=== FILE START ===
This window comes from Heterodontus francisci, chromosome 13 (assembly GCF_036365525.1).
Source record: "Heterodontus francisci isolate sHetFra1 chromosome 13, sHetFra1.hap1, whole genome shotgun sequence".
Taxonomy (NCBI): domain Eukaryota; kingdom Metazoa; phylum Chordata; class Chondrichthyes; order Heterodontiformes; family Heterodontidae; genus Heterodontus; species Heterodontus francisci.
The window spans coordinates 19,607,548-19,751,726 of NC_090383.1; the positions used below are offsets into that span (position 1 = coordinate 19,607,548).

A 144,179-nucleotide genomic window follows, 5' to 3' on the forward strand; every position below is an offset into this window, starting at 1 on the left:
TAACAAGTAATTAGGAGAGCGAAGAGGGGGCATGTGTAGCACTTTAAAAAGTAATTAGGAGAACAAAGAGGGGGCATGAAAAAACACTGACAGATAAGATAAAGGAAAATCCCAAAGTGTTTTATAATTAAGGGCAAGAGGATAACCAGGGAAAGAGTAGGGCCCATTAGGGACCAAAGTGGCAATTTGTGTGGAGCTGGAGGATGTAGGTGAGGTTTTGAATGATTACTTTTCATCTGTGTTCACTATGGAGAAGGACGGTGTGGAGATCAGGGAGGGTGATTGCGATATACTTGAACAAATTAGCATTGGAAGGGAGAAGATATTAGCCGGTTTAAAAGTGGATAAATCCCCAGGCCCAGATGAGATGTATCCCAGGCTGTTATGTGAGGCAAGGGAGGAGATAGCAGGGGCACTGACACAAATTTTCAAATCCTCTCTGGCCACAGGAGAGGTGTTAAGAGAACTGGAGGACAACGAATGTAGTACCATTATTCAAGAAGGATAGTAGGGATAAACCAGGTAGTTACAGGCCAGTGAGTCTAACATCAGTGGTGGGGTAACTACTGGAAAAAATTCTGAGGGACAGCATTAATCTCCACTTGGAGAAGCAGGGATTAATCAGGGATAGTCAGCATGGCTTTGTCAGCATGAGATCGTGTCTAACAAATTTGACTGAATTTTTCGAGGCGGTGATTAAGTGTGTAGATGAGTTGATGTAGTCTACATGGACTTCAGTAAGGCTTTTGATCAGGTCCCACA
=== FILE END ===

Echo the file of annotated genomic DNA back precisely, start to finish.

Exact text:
This window comes from Heterodontus francisci, chromosome 13 (assembly GCF_036365525.1).
Source record: "Heterodontus francisci isolate sHetFra1 chromosome 13, sHetFra1.hap1, whole genome shotgun sequence".
Taxonomy (NCBI): domain Eukaryota; kingdom Metazoa; phylum Chordata; class Chondrichthyes; order Heterodontiformes; family Heterodontidae; genus Heterodontus; species Heterodontus francisci.
The window spans coordinates 19,607,548-19,751,726 of NC_090383.1; the positions used below are offsets into that span (position 1 = coordinate 19,607,548).

A 144,179-nucleotide genomic window follows, 5' to 3' on the forward strand; every position below is an offset into this window, starting at 1 on the left:
TAACAAGTAATTAGGAGAGCGAAGAGGGGGCATGTGTAGCACTTTAAAAAGTAATTAGGAGAACAAAGAGGGGGCATGAAAAAACACTGACAGATAAGATAAAGGAAAATCCCAAAGTGTTTTATAATTAAGGGCAAGAGGATAACCAGGGAAAGAGTAGGGCCCATTAGGGACCAAAGTGGCAATTTGTGTGGAGCTGGAGGATGTAGGTGAGGTTTTGAATGATTACTTTTCATCTGTGTTCACTATGGAGAAGGACGGTGTGGAGATCAGGGAGGGTGATTGCGATATACTTGAACAAATTAGCATTGGAAGGGAGAAGATATTAGCCGGTTTAAAAGTGGATAAATCCCCAGGCCCAGATGAGATGTATCCCAGGCTGTTATGTGAGGCAAGGGAGGAGATAGCAGGGGCACTGACACAAATTTTCAAATCCTCTCTGGCCACAGGAGAGGTGTTAAGAGAACTGGAGGACAACGAATGTAGTACCATTATTCAAGAAGGATAGTAGGGATAAACCAGGTAGTTACAGGCCAGTGAGTCTAACATCAGTGGTGGGGTAACTACTGGAAAAAATTCTGAGGGACAGCATTAATCTCCACTTGGAGAAGCAGGGATTAATCAGGGATAGTCAGCATGGCTTTGTCAGCATGAGATCGTGTCTAACAAATTTGACTGAATTTTTCGAGGCGGTGATTAAGTGTGTAGATGAGTTGATGTAGTCTACATGGACTTCAGTAAGGCTTTTGATCAGGTCCCACA